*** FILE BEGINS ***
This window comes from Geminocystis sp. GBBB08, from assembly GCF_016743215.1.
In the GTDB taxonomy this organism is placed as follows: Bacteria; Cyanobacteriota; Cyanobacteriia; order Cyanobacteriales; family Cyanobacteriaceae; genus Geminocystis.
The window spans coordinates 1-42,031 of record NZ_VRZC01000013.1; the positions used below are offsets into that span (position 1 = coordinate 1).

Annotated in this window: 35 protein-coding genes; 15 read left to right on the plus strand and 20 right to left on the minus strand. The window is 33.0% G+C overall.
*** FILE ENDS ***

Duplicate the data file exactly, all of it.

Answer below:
This window comes from Geminocystis sp. GBBB08, from assembly GCF_016743215.1.
In the GTDB taxonomy this organism is placed as follows: Bacteria; Cyanobacteriota; Cyanobacteriia; order Cyanobacteriales; family Cyanobacteriaceae; genus Geminocystis.
The window spans coordinates 1-42,031 of record NZ_VRZC01000013.1; the positions used below are offsets into that span (position 1 = coordinate 1).

Annotated in this window: 35 protein-coding genes; 15 read left to right on the plus strand and 20 right to left on the minus strand. The window is 33.0% G+C overall.